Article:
Photo Credit: Flash90
Americans march on Washington, D.C., in November.

Hashem had humbled the mighty Egyptian empire, quieted the riotous ocean, and delivered His word atop a blazing mountain. He could have easily constructed a celestial Mishkan in heaven, but instead, determined that His abode on Earth be fashioned by human handiwork. Hashem always prefers a human element.

This national project of constructing a house for Hashem attracted broad interest. Everyone joined the epic project but not everyone experienced it in identical fashion. The Midrash claims that many Jews, envisioning this day well in advance, had gathered goods and materials in anticipation of a possible construction project. Hundreds of years earlier, recognizing the inevitability of this project, Yaakov had secured tall acacia-wood beams to one day serve as the skeleton of the Mishkan. Many people were prepared for this great calling.


Others, the Midrash acknowledges, were less prepared. Hundreds of years of slavery and oppression had shuttered their imaginations, boarding up any vision of a house for Hashem. Unable to match the donations of the “prepared,” the “unprepared” donated whatever they could rustle up. Everyone donated to this joint project. They just experienced it very differently.

As the actual construction commenced, these differences became even more pronounced. The architects and craftsman were more intimately involved in the months-long process, while the common people looked on from the outside. Not possessing the requisite construction skills, most people couldn’t possibly contribute as significantly as the skilled artisans. Building the Mishkan was a joint project, but one which was experienced very differently by the different sectors of the population.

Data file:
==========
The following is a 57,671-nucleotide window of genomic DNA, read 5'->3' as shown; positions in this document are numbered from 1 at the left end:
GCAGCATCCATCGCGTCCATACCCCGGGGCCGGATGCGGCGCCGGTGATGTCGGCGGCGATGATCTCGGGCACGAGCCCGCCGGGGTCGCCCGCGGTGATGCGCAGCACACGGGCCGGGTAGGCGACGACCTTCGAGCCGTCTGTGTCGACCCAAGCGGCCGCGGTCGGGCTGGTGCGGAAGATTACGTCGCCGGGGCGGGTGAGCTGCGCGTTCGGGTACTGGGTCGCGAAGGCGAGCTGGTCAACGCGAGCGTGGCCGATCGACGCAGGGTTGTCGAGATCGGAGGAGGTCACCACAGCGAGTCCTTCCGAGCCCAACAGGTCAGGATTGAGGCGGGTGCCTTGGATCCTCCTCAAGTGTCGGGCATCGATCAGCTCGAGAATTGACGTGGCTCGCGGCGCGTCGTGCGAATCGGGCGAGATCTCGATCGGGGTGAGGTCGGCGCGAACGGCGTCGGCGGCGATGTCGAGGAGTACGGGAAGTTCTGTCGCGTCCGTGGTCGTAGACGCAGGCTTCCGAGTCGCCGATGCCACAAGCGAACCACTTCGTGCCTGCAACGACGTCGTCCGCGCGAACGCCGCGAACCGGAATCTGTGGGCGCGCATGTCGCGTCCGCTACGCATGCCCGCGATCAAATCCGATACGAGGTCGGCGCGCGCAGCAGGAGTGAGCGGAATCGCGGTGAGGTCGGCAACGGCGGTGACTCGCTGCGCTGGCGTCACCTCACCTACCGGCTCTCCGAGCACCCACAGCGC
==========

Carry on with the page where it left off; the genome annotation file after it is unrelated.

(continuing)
Unity comes in many varieties. Sometimes unity is homogenous, as everyone undergoes an identical experience. Other times, we share a common project or agenda but stream it through different lenses and hear it on different frequencies. Those differences don’t diminish unity. Unity is often heterogenous.


Unity Stage One

“Unity” is a word which hasn’t left Jewish lips or Jewish hearts in four months. In response to a vicious and violent attack upon our people, our entire nation rallied as “one,” independent of political, religious, or ethnic differences. Our common struggle for survival dwarfed every petty difference which, in the past, divided us. Israelis fought shoulder-to-shoulder in Azza, while steadfastly bolstering the home front, supporting the families of victims and families of heroic soldiers defending us. Israelis were united in action and unified by tears. We cried together and mourned together, losing sleep and worrying about our soldiers and our future.

This outburst of unity extended well beyond Israel’s borders, Jews across the world partnered in this historical struggle. They cried with us and lost sleep as we did. During the first few months of the war, we all experienced the tragedy in the exact same manner: shock, grief, pain, darkness, and horror. On that infamous morning, Jewish hearts across the world broke in unison.


Unity Stage Two

More recently things have begun to change. The war has become our new normal, as we have settled into a new and previously unimaginable routine. There is an unavoidable gap widening between Israelis and non-Israelis as they experience the second stage of the war very differently. It is impossible for this to be otherwise. It is crucial to honestly acknowledge this gap and accept and appreciate the different experiences. Otherwise, we may be offended by one another. If we become offended, we will become divided.